In very similar circumstances Caltex franchisees have also been accused of wage fraud. Unlike 7-Eleven, which has committed to compensating exploited workers, Caltex is placing this responsibility on the recalcitrant franchisees.
7-Eleven recently signed a Proactive Compliance Deed which the Fair Work Ombudsman has suggested will “set a new standard for franchising in Australia”. These standards include biometric shift scanning and the use of CCTV in stores to enable monitoring by head office.
Although 7-Eleven has been forced to rectify its poor workplace practices, such extreme measures should not be regarded as the new benchmark for franchising. Proactive Deeds will place a monitoring burden on franchisors for the franchisee employee/employer contractual relationship.
A franchisor may be prosecuted under section 550 of the Fair Work Act as an accessory if it aided or abetted the breach. Indeed, Yogurberry was recently penalised in a precedent setting Federal Court judgement for being an accessory to the exploitation of several employees of its franchisees. So, do we really need more laws that purport to do the same thing?
The proposed new legislation similarly aims to hold franchisors responsible for franchisee non-compliance of workplace laws. But this proposal has potential to extend to other laws.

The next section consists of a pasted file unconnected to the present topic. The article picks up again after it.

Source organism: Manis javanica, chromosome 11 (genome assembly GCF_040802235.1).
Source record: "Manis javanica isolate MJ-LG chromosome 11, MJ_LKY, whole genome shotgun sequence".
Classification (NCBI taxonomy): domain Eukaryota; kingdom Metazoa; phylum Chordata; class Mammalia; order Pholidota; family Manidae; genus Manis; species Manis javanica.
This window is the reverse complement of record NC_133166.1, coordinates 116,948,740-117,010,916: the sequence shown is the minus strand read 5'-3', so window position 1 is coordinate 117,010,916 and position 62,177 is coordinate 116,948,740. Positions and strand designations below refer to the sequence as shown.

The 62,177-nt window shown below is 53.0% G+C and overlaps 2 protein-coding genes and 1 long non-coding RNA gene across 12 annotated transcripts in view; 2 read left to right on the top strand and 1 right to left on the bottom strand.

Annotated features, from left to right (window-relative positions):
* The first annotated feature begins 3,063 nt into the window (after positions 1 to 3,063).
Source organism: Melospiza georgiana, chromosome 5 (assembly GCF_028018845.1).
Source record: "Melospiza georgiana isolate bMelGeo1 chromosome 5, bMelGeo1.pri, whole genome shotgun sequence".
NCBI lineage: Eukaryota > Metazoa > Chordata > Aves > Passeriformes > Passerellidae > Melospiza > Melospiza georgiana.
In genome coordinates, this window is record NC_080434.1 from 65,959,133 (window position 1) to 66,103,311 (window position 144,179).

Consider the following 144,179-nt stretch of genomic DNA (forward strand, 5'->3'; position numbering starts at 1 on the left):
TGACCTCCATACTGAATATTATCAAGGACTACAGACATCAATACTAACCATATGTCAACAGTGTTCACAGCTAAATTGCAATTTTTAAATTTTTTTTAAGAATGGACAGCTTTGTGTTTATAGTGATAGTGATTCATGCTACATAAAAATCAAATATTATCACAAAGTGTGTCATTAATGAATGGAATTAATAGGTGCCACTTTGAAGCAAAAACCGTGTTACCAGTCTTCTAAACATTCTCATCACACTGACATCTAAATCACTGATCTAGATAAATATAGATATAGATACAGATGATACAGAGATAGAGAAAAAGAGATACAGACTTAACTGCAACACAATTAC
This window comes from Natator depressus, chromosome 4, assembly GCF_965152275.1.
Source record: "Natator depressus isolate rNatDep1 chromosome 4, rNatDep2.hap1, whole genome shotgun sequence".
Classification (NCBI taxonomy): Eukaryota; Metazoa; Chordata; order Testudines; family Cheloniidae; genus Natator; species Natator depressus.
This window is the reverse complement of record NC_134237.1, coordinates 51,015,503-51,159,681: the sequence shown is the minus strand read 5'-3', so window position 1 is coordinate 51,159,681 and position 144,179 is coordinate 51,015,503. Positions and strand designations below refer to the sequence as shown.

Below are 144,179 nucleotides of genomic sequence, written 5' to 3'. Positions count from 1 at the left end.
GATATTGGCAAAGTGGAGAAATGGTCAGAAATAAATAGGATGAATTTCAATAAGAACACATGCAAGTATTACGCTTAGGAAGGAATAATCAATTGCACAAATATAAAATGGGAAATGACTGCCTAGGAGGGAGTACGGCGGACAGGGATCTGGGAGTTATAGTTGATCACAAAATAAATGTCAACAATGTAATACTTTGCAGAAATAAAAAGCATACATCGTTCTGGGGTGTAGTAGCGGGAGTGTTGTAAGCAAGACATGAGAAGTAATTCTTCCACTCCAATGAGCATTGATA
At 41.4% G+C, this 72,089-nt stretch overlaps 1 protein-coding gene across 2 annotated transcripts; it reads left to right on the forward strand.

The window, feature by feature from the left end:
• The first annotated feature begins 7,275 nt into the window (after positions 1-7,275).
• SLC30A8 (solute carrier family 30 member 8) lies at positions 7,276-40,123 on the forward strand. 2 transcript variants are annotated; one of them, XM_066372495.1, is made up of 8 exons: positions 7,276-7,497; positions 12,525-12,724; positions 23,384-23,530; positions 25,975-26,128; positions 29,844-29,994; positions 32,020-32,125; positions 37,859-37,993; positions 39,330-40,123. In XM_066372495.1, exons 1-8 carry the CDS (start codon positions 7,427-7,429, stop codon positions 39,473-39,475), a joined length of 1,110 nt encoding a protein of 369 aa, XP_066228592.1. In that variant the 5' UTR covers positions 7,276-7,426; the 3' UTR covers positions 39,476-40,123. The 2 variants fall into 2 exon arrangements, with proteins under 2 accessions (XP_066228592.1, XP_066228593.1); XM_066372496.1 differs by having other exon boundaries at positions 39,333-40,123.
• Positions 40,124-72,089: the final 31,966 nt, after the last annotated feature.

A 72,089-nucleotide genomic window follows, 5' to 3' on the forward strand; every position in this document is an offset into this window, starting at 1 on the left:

This will mean there will be a statutory precedent that such franchisor obligations should also apply to corporations, consumer and occupational health and safety laws. For example, a franchisor might become responsible for a franchisee who trades while insolvent or one who misrepresents an offer or who fails to observe proper safety practices. Such breaches are effectively dealt with under existing laws.
We don’t need another legal layer of prescriptive conduct and regulations for franchising. Instead, franchisees and franchisors should be encouraged to share their moral and commercial obligations.
Given the commercial interdependence of franchisor and franchisee, recurring unlawful conduct by either party ultimately degrades the value of the brand and any goodwill attached to it. Both parties depend on the brand’s equity for income and capital growth. Franchisors could be encouraged to include a reward model in their franchise agreement that allows franchisees to benefit from appreciations in the goodwill value of the brand and the goodwill of their respective franchise on exit.
While the proposed legislation is well-intended and seeks to protect vulnerable employees, a more measured approach is required to ensure that government intervention between contracting parties does not undermine the foundations of franchising.
The economics of franchising are carefully balanced against risk, reward and effort. Any attempt by government to impose further compliance obligations on franchisors would increase monitoring costs and affect that balance to the detriment of the sector.
Lorelle Frazer, Professor and Director, Franchising Centre, Griffith University and Maurice Roussety, Sessional Academic. This article was originally published on The Conversation.